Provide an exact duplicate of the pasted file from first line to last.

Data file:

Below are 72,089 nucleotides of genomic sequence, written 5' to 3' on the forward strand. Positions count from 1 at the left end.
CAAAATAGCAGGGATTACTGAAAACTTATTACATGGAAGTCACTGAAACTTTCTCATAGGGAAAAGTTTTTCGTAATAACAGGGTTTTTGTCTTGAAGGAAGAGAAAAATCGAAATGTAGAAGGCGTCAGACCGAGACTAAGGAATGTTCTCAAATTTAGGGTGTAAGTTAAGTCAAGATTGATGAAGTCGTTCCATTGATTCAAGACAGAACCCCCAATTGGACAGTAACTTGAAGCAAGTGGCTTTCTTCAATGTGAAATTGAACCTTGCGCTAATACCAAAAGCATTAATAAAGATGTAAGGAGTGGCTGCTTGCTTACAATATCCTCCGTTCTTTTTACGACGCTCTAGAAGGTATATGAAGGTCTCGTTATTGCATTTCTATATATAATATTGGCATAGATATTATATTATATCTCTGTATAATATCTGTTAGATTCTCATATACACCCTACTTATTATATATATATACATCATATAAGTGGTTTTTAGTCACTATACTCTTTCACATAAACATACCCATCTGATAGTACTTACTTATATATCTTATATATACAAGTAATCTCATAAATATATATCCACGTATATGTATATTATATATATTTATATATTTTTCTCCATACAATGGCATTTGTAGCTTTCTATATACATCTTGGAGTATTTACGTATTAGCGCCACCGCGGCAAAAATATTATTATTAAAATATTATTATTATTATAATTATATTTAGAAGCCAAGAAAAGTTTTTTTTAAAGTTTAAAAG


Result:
Below are 72,089 nucleotides of genomic sequence, written 5' to 3' on the forward strand. Positions count from 1 at the left end.
CAAAATAGCAGGGATTACTGAAAACTTATTACATGGAAGTCACTGAAACTTTCTCATAGGGAAAAGTTTTTCGTAATAACAGGGTTTTTGTCTTGAAGGAAGAGAAAAATCGAAATGTAGAAGGCGTCAGACCGAGACTAAGGAATGTTCTCAAATTTAGGGTGTAAGTTAAGTCAAGATTGATGAAGTCGTTCCATTGATTCAAGACAGAACCCCCAATTGGACAGTAACTTGAAGCAAGTGGCTTTCTTCAATGTGAAATTGAACCTTGCGCTAATACCAAAAGCATTAATAAAGATGTAAGGAGTGGCTGCTTGCTTACAATATCCTCCGTTCTTTTTACGACGCTCTAGAAGGTATATGAAGGTCTCGTTATTGCATTTCTATATATAATATTGGCATAGATATTATATTATATCTCTGTATAATATCTGTTAGATTCTCATATACACCCTACTTATTATATATATATACATCATATAAGTGGTTTTTAGTCACTATACTCTTTCACATAAACATACCCATCTGATAGTACTTACTTATATATCTTATATATACAAGTAATCTCATAAATATATATCCACGTATATGTATATTATATATATTTATATATTTTTCTCCATACAATGGCATTTGTAGCTTTCTATATACATCTTGGAGTATTTACGTATTAGCGCCACCGCGGCAAAAATATTATTATTAAAATATTATTATTATTATAATTATATTTAGAAGCCAAGAAAAGTTTTTTTTAAAGTTTAAAAG